‘May We Borrow Your Country’: A collective of British writers of South Asian origin tells the whole story

They tell their migrant stories, over and over again

February 16, 2019 04:00 pm | Updated February 19, 2019 05:29 pm IST

"London, UK - July 23, 2011: Indian tourists in sari at the entrance of the British Museum in London, UK on July 23, 2011."

"London, UK - July 23, 2011: Indian tourists in sari at the entrance of the British Museum in London, UK on July 23, 2011."

How does it feel to be born in one place, the home country of your spouse, parents and grandparents, and simply go on living there, as ‘normal’ people do? And how does it feel instead to be on the spectrum — the expat-immigrant-displaced refugee spectrum? Persons who are physically displaced are prone to becoming psychologically and emotionally displaced as well. A taint unfairly clings to them, as if migration itself were a criminal act. So they tell their stories again and again, to explain themselves to others and also to talk themselves into belonging.

Preti Taneja’s foreword to the anthology May We Borrow Your Country evokes the many things that weigh down a woman writing in an alien land — structural prejudice, unchanging hierarchies of power, and a climate devoid of empathy. The writers featured are a collective of British novelists, poets and screenwriters of South Asian origin. They call themselves The Whole Kahani, and they want to tell the whole story of women in the U.K.

Crumbs of happiness

In ‘The Metallic Mini Skirt’, Radhika Kapur conveys the horror of young Divya being expected to merge her identity with her mother-in-law’s so that she can earn her wife degree. Expecting freedom in London, she instead must learn to cook the same dishes and wear the jewellery and the purple salwar suit — to be the mummy.

In ‘Where He Lives’ by Kavita Jindal, a story that seems to mirror Divya’s, Sabina defiantly marries into a family that lives in the old city, where women go about veiled. At first her burqa is an inconvenient reality, but as she goes about, Sabina begins to identify women by their feet, their gait, even by the bags they carry. You can’t erase an identity by shrouding it in black, she discovers. In making choices where she can, starting with whether to eat or fast, Sabina finds crumbs of happiness and even a way forward.

In ‘The Inventory’, Deblina Chakrabarty records the conversation so many of us will have someday, or have already had — between two sisters meeting after their mother’s death, sorting out her things, deciding who will take what. There is the sister who stayed in Calcutta and the sister who went away. Without quarrelling, they mindfully partition the memories, but bubbles of discord rise to the surface and pop. They are bureaucratically fair about the jewellery and the carved furniture, saving their real feelings for a brittle paper on which a poem is written and a wide, generous smile left forgotten on a bathroom shelf.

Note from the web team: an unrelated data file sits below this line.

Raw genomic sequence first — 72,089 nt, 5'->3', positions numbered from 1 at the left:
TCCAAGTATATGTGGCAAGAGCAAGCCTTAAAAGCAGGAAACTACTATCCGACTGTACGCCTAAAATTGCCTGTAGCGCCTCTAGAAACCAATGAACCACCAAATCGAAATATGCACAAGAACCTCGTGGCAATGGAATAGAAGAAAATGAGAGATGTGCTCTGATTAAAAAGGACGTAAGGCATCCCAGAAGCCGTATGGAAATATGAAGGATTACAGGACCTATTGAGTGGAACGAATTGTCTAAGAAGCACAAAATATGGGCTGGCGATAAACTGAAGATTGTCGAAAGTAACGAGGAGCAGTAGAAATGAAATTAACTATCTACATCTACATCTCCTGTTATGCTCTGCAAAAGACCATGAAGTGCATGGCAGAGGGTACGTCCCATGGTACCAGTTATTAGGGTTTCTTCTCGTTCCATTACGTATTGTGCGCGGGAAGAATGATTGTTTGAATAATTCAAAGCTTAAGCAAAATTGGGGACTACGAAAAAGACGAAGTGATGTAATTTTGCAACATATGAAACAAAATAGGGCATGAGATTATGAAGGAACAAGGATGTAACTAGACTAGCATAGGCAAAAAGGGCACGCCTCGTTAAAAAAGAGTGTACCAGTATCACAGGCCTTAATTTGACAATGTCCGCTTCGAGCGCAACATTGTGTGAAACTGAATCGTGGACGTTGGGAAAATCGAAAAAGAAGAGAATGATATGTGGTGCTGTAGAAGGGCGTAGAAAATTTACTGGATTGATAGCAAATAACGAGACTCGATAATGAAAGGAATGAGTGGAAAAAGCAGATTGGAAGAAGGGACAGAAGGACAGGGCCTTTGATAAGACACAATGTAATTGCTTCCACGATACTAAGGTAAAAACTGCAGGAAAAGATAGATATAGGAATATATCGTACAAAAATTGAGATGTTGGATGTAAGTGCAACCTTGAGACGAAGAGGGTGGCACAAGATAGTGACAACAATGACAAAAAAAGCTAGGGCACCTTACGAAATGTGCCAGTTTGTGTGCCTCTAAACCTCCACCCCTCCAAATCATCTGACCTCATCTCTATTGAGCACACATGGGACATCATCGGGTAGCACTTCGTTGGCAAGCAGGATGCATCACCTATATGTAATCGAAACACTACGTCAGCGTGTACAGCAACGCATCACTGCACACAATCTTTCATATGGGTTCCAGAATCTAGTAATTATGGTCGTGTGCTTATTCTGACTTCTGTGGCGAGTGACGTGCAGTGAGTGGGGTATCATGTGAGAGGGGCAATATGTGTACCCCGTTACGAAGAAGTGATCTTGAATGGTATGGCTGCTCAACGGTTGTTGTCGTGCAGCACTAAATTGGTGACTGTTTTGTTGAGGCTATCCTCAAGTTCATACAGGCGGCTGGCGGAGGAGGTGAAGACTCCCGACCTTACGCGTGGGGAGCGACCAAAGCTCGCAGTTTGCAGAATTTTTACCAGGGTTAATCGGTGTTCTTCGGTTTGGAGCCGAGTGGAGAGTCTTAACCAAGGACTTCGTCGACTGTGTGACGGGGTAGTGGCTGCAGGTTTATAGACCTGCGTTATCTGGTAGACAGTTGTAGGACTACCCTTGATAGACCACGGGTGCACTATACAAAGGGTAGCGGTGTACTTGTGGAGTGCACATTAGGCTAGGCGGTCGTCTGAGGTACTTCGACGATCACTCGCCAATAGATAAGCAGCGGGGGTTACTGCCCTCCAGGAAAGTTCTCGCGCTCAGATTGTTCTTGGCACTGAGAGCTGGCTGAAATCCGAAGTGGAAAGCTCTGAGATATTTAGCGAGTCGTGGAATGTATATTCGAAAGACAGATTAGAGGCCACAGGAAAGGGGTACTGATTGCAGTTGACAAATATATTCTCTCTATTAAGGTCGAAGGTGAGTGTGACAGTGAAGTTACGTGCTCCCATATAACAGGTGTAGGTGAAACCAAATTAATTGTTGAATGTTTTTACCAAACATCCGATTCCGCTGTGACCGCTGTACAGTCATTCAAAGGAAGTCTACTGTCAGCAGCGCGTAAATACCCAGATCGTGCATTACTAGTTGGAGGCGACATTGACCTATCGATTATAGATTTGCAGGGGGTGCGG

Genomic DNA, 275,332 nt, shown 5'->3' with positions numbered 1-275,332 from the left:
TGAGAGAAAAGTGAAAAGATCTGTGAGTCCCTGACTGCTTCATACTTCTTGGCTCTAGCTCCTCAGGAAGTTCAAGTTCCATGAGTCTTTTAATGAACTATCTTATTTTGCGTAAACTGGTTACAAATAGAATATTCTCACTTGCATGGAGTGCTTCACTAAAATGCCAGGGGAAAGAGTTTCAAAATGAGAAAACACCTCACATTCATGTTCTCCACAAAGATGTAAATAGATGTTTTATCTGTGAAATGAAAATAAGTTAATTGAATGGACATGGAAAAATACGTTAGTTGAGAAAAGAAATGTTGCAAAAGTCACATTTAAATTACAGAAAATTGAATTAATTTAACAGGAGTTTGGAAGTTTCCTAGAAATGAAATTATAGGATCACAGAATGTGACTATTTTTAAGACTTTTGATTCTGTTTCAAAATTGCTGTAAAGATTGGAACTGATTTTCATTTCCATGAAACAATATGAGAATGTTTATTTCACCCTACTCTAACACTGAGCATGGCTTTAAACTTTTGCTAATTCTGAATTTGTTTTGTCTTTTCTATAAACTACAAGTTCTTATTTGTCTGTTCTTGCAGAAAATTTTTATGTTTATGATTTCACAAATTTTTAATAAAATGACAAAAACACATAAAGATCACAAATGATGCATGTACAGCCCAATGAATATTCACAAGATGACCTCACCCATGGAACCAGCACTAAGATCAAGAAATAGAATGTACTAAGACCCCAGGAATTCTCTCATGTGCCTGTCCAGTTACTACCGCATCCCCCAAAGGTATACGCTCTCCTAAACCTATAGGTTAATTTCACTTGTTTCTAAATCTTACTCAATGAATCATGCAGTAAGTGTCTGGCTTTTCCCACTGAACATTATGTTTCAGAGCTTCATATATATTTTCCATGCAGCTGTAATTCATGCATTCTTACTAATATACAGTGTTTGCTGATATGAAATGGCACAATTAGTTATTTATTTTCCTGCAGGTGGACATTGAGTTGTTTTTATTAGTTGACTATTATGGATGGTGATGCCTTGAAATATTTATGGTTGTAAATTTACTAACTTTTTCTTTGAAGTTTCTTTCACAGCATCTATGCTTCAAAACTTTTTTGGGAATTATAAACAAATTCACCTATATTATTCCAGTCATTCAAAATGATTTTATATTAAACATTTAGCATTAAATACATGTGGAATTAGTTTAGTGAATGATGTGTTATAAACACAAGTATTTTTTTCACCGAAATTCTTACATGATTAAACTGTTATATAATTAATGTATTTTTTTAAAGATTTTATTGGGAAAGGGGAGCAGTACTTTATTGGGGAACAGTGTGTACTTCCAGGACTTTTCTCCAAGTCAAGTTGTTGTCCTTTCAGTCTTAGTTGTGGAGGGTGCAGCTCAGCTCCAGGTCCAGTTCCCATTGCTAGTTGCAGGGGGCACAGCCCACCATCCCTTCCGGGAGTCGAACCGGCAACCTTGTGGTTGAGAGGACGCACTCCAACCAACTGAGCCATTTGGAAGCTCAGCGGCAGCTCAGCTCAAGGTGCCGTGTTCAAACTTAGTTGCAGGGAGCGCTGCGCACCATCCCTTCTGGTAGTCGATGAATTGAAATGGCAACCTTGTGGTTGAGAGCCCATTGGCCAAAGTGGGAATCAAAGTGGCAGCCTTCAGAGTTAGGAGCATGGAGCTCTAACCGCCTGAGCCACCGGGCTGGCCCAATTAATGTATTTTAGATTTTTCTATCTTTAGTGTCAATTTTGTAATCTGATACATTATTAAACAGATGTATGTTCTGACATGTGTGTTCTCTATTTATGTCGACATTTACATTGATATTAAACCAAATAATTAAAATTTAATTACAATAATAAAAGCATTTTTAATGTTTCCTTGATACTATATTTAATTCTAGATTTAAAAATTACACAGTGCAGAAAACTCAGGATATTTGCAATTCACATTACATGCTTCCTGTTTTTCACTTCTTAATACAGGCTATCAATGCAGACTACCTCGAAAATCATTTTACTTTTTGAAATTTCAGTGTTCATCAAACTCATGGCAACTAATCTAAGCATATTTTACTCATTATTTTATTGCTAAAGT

On the spectrum

In other stories, we hear the voice of the foot soldier in British society, a bit more invisible for being brown-skinned — a museum guard or the cook who also cleans. In Shibani Lal’s ‘A Laughing Matter’, we hear the man who whined when he went to London and whines now that he’s back in Mumbai. He struggles to reconcile a love for his country with the realisation that his countrymen fleece him whenever they can.

All these voices raise questions about living on the spectrum, and sometimes they offer answers. Radhika Kapur’s ‘Inbetween’ is not a story but a biographical meditation in which she recalls the limbo in which she was plunged and her way out through self-awareness. She learns to celebrate instead of complain. She went to London for a few years, so her process is perhaps very different from what might work for the old guard, who migrated for life, but it holds lessons for everyone.

Another assertive voice is Reshma Ruia’s. In her poem, ‘Dinner Party in the Home Counties’, she recalls those innocuous questions every migrant has fielded, which actually mean: What are you doing here, when you clearly don’t belong? The woman at the dinner party silently fingers the paisley on her silk shawl, but inside she declares her right to claim this slice of sky, plant her flag, and sow her seed.

Of immigrants in the U.K., South Asians are the largest subgroup. Linguistically they are perhaps the most privileged. The writers of this collective have won awards for their writing and this is their second anthology, so they are not voiceless. But, throughout history, borders have unexpectedly hardened, and at any time we may end up on the wrong side of an arbitrary line, asked to declare whether we are Irish or British, Bengali or Assamese. In such a world, there is little room for detachment when reading the stories of migrants.

The writer is author of Three Seasons: Notes from a Country Year .

May We Borrow Your Country: The Whole Kahani, Linen Press, ₹1,034

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